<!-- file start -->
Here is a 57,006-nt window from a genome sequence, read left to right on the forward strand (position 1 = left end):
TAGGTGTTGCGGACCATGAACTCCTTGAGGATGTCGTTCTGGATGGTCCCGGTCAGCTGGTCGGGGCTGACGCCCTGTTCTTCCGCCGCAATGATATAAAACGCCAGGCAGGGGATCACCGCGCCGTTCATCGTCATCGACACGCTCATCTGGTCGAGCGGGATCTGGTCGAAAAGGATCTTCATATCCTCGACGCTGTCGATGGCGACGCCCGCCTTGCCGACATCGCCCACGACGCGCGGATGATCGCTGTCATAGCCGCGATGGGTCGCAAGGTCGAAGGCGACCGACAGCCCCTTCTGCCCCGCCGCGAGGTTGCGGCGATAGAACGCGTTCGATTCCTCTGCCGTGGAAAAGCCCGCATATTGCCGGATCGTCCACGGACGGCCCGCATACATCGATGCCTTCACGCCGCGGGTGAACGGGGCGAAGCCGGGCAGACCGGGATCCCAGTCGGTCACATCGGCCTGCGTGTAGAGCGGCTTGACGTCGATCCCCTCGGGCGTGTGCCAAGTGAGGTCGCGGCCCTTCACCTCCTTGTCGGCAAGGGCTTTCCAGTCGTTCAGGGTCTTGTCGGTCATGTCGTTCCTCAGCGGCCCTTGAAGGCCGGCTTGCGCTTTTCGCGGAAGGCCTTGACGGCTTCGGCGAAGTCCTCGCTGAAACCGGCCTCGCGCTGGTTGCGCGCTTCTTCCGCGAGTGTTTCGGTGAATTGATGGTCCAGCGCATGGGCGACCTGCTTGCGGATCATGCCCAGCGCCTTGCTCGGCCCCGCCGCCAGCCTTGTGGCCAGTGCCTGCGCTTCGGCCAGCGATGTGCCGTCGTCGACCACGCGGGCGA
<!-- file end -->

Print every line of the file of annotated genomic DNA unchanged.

Here is a 57,006-nt window from a genome sequence, read left to right on the forward strand (position 1 = left end):
TAGGTGTTGCGGACCATGAACTCCTTGAGGATGTCGTTCTGGATGGTCCCGGTCAGCTGGTCGGGGCTGACGCCCTGTTCTTCCGCCGCAATGATATAAAACGCCAGGCAGGGGATCACCGCGCCGTTCATCGTCATCGACACGCTCATCTGGTCGAGCGGGATCTGGTCGAAAAGGATCTTCATATCCTCGACGCTGTCGATGGCGACGCCCGCCTTGCCGACATCGCCCACGACGCGCGGATGATCGCTGTCATAGCCGCGATGGGTCGCAAGGTCGAAGGCGACCGACAGCCCCTTCTGCCCCGCCGCGAGGTTGCGGCGATAGAACGCGTTCGATTCCTCTGCCGTGGAAAAGCCCGCATATTGCCGGATCGTCCACGGACGGCCCGCATACATCGATGCCTTCACGCCGCGGGTGAACGGGGCGAAGCCGGGCAGACCGGGATCCCAGTCGGTCACATCGGCCTGCGTGTAGAGCGGCTTGACGTCGATCCCCTCGGGCGTGTGCCAAGTGAGGTCGCGGCCCTTCACCTCCTTGTCGGCAAGGGCTTTCCAGTCGTTCAGGGTCTTGTCGGTCATGTCGTTCCTCAGCGGCCCTTGAAGGCCGGCTTGCGCTTTTCGCGGAAGGCCTTGACGGCTTCGGCGAAGTCCTCGCTGAAACCGGCCTCGCGCTGGTTGCGCGCTTCTTCCGCGAGTGTTTCGGTGAATTGATGGTCCAGCGCATGGGCGACCTGCTTGCGGATCATGCCCAGCGCCTTGCTCGGCCCCGCCGCCAGCCTTGTGGCCAGTGCCTGCGCTTCGGCCAGCGATGTGCCGTCGTCGACCACGCGGGCGA